Study Guide

The Twelve Minor Prophets Sun, Moon and Stars

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Sun, Moon and Stars

The Assyrians and Babylonians were big believers in astrology. For the Minor Prophets, however, believing in the influence of the heavenly spheres on daily life was inconsistent with belief in Yahweh’s total control over all things. In ancient Israel, putting an astrology app on your Galaxy was a serious no-no.

So what better way to tweak the followers of other gods than by saying that the day of the Lord is a great big lights out.

The earth quakes before them, the heavens tremble. The sun and the moon are darkened, and the stars withdraw their shining. The LORD utters his voice at the head of his army; how vast is his host! Numberless are those who obey his command. Truly the day of the LORD is great; terrible indeed—who can endure it? (NRSV Joel 2:10-11)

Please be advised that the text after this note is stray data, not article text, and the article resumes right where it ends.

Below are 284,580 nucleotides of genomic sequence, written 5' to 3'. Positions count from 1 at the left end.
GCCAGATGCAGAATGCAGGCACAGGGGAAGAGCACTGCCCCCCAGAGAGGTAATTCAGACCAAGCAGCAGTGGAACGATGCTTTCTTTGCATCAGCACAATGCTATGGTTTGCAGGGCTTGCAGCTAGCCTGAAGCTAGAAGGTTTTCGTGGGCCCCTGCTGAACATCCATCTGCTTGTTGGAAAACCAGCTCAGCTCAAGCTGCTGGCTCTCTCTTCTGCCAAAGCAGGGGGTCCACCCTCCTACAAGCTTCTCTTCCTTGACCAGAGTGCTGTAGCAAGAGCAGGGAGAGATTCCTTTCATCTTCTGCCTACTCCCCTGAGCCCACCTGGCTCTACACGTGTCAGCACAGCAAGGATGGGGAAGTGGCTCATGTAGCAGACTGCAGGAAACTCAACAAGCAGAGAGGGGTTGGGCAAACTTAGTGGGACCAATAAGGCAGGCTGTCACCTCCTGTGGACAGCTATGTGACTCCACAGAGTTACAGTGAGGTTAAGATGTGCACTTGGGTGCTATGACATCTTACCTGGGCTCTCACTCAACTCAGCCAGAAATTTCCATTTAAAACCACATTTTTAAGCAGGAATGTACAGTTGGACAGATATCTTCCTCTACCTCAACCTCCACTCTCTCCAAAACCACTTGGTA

The Babylonian constellations included an eagle, which just so happens to be found in the same constellation now known by the Latin word for eagle, Aquila. Guess who happens to show up in the book of Obadiah, which many scholars believe refers to Edom joining with Babylon to gang up on Judah?

Though you soar aloft like the eagle, though your nest is set among the stars, from there I will bring you down, says the LORD. (NRSV Obadiah 1:4)

A God who creates and controls the celestial bodies is a way of sticking it to the nations who believe that the moon and sun are themselves things to be worshipped.

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